Anderson was the first man off the bench for coach Taylor Jenkins and was the most valuable Grizzly the entire night. His length and switchability has been a major asset for Memphis against the Warriors active offense while his offensive efficiency on Monday made him a must-have on the floor for most of the game.
The only thing I have to dock Slow-mo for is the free-throw shooting. 2-7 from the line overall and 1-5 in the second half, in a tight playoff game you can’t be on the floor if you can’t make free throws.
Steven Adams - 10 points (5-9 FG), 3 assists, 15 rebounds
Adams started his first game of the playoffs in a few weeks after a bad showing against Minnesota and a positive COVID-19 test. His impact on the glass was felt recording 15 rebounds, six of which were offensive giving Memphis the second chance opportunities that made them so formidable during the regular season.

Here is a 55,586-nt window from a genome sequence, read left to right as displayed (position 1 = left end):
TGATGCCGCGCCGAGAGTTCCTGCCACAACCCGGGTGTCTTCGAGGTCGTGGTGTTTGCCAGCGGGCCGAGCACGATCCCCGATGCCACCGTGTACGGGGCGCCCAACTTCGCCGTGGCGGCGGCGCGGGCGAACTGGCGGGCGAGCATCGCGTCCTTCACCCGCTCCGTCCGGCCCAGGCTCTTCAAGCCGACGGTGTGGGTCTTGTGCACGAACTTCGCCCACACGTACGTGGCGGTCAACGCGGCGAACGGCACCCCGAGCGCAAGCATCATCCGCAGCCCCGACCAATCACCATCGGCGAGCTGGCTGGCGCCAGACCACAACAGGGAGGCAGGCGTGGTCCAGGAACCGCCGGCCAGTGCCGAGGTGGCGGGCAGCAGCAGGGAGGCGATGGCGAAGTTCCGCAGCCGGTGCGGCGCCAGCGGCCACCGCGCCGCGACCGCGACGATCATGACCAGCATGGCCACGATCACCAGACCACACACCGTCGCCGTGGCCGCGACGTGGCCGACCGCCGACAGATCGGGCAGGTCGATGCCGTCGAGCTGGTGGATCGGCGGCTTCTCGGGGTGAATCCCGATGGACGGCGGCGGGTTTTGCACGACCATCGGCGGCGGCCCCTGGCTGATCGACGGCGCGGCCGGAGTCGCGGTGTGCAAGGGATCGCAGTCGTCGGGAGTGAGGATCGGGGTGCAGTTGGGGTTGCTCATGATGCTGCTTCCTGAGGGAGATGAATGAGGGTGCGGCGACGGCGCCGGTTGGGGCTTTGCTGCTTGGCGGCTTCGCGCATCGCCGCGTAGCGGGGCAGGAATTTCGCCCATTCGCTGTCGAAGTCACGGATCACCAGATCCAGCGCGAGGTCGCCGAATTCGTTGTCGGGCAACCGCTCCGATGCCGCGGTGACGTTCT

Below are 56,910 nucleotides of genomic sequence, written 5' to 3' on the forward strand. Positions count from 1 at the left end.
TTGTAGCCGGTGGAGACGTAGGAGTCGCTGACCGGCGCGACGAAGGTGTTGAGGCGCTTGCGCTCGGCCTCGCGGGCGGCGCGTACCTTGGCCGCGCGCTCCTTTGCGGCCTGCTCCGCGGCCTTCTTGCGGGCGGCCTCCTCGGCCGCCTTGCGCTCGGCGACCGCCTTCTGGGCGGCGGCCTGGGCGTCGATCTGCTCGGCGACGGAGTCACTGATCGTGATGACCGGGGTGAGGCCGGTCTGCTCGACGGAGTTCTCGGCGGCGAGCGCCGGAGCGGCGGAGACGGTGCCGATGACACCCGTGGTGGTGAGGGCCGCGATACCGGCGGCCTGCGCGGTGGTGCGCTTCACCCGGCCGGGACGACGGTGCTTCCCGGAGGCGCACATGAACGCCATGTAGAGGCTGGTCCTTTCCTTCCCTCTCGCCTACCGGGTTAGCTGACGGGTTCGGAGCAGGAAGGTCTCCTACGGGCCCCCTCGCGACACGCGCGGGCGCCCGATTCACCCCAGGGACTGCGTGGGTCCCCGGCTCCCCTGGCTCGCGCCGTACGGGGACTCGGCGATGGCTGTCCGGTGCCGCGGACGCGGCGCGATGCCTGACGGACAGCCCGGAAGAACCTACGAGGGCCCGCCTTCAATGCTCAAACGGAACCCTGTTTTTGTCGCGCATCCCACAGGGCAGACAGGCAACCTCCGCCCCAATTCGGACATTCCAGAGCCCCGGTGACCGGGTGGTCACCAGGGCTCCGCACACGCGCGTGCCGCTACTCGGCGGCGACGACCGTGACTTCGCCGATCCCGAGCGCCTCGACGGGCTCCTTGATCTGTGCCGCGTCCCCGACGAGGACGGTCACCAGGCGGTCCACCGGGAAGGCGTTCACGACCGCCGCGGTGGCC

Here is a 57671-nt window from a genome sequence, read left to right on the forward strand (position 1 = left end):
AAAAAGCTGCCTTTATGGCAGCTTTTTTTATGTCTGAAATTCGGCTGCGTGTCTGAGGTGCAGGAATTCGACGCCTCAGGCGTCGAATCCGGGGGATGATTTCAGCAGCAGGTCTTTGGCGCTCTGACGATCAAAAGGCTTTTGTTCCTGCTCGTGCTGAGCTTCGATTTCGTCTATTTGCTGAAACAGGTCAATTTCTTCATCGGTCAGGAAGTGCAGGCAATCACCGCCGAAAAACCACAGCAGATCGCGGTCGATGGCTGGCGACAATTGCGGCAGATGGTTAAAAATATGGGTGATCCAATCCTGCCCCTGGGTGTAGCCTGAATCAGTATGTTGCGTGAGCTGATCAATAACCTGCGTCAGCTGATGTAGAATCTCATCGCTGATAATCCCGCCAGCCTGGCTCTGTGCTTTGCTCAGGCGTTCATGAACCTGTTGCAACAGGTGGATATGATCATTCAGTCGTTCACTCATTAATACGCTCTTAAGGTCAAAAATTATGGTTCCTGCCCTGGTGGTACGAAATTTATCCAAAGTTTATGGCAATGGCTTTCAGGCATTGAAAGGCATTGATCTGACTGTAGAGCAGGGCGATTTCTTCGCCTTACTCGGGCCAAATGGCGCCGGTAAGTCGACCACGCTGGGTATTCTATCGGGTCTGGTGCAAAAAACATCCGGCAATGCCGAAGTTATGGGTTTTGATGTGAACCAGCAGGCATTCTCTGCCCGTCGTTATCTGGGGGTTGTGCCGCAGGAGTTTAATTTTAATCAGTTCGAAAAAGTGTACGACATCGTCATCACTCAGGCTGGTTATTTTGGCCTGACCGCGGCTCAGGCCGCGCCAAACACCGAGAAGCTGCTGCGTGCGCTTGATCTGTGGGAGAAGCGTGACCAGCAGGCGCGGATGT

Adams finished with the highest +/– of any Grizzly at +13 but was not a part of the closing group for Memphis. I know he doesn’t give you a ton offensively or as an on-ball defender but his presence allows Jaren Jackson Jr. to roam the paint and gives you the rebounding to finish possessions.
For Game 5 I expect to see Adams in the starting lineup again and this time possibly a part of that finishing group to help protect a Memphis lead.
Jaren Jackson Jr. - 21 points (7-21 FG), 5 rebounds, 5 blocks, 2 steals
Jackson Jr. was a stud defensively as he has been all year, aided by the return of Steven Adams in the starting lineup that allowed him to play more freely on the defensive end. But without Ja Morant, he needed to pick up more of the scoring slack. Jackson finished with 21 points despite going 0-7 from three. Credit where credit is due, after starting 0-4 in the first half from deep, Jackson made a concerted effort to get inside taking advantage of smaller defenders Andrew Wiggins and Otto Porter Jr.